I see goals more as the critical steps we take on the path to our dreams. The things we measure most often improve in our lives, so we must help teens set goals that are specific and measurable. For example, setting a goal to get straight A’s is much less powerful than a goal to use Cornell note-taking to prepare for each course.. Remember that success is never one huge leap. It is almost always a succession of hundreds or thousands of tiny steps forward… and most likely with a few steps backward along the way. The greatest replicator of success is success. It’s both easy and common to give up on goals – and, therefore, dreams – if they’re too lofty or far away. That’s why it’s essential that goals be discrete and achievable. The sense of gratification they get from accomplishing small yet meaningful goals will help sustain the energy and belief as they move towards greater accomplishments. Help them learn the benefits of keeping goals small, manageable and short-term.
5. They need to take stock along the way
Setting goals can be a double-edged sword. It can drive purposeful action in our lives and allow us to achieve more over a shorter period of time. However, we need to be careful with ourselves and with our children, because goals can also be a source of anxiety.
All of us have the tendency to create a hyper-focus on future circumstances. This can produce an “I’ll be happy when…” mentality, when what we want is to find inner happiness in this moment. With this awareness in mind, try to intertwine the process of goal-setting with an ongoing habit of recognizing existing successes and accomplishments. The present should never be sacrificed for the future, and goals should simply be tools to get the most out of time we have.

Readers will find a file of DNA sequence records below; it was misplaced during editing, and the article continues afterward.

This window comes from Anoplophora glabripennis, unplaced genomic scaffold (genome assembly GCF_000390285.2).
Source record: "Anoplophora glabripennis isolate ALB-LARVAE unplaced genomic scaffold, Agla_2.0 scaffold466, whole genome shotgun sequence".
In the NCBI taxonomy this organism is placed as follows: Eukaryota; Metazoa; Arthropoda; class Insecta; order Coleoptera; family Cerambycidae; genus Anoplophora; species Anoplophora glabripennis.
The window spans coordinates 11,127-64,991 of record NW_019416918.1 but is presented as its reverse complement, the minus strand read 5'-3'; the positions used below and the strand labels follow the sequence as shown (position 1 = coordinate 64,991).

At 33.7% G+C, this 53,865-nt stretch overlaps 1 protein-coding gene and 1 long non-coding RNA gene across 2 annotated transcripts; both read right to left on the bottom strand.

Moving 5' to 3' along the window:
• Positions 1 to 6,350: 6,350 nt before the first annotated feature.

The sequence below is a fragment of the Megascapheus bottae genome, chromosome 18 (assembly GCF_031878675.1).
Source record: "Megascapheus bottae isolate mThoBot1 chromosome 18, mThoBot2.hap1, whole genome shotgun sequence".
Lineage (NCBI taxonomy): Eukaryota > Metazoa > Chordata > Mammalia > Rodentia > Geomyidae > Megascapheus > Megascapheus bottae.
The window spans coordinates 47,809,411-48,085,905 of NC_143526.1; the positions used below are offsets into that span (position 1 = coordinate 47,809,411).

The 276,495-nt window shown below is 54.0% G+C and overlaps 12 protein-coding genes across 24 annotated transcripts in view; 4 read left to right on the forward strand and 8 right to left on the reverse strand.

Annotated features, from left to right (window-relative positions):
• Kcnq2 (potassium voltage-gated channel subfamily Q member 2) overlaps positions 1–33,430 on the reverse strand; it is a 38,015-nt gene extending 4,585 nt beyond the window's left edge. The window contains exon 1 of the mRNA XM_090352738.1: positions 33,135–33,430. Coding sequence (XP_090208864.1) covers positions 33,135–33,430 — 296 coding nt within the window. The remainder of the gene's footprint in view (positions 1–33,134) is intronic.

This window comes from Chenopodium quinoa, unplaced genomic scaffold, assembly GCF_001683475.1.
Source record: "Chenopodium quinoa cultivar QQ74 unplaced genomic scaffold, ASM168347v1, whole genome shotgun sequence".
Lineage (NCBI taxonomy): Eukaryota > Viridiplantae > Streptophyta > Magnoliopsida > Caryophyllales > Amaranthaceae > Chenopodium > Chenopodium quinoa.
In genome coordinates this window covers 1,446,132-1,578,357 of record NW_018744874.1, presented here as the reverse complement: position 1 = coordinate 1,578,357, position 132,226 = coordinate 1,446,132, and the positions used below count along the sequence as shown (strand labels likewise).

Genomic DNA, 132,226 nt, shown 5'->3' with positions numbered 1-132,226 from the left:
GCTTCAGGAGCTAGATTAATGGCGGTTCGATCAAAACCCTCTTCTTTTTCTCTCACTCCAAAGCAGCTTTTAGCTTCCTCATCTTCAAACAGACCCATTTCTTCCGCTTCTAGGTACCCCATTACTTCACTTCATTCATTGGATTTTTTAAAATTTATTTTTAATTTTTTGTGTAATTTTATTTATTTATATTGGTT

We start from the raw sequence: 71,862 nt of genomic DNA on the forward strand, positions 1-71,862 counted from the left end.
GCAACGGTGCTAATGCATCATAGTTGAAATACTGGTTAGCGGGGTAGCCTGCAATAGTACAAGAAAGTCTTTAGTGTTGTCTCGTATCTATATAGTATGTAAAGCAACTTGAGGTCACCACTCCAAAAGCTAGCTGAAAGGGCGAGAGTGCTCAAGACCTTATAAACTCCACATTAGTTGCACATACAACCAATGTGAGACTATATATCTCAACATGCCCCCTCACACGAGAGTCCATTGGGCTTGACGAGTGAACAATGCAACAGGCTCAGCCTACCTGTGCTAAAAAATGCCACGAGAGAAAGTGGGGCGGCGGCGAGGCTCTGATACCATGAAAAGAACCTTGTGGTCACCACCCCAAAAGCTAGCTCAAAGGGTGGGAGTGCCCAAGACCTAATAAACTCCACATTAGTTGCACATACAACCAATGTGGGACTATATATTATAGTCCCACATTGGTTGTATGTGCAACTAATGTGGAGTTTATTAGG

6. Make goal-setting as engaging as possible
We all know that, when working with teens, we’re competing with a constant barrage of distractions – video games, social media, and high school relationships. This process is predicated on patience and self-discipline, but we need to change it up a bit sometimes to help get the process started.
We all want what’s best for our kids. Teaching them to think in terms of setting and accomplishing goals will help them become their own best sources for fulfillment, and provide the recognition that they control the outcomes in their lives. Through smart goal setting for teens, we can give our children the most important gift any parent can give: the ability to thrive in life without us.
The CHS Choir Department presented their fall concert titled "Roots & Wings" on the evening of Wednesday, October 17th. The theme stems from the calling of parents and the wishes they have for their children. "Roots" refers to the grounding, nurturing, and support necessary to grow into strong independent individuals. The "Wings" refers to the hopes and aspirations for the future that we have for our student's lives. The opportunity to make the world their own and fly free in pursuit of a fulfilling life. The concert featured Women's Choir, Chorale, Chamber, and Mass Ensemble. The concert was under the direction of Mr. Fritz Streiff, with accompaniment by Mrs. Cassie Tarbet, and Mr. Brandon Lichtinger on the guitar.
The choirs sang beautifully and with much connection to the themes. They share their story and hopes through the music they sang. Songs presented messages of unity, compassion, peace, living life in a way that reflects who we want to be, paying it forward, and finding inspiration and grit in the face of adversity. The program opened with all of the CHS choir women in a Wailin Jennys piece titled "One Voice", as they united their voices as they sang from throughout the audience. Special vocal solos were shared by Madie Houser and Katy Lessick. The Mass Ensemble closed with a powerful spiritual titled "My Soul's Been Anchored in the Lord". This massive closing piece, brought the audience to their feet with applause and a sharing of joy. Very proud of the work of all of the CHS Choir members.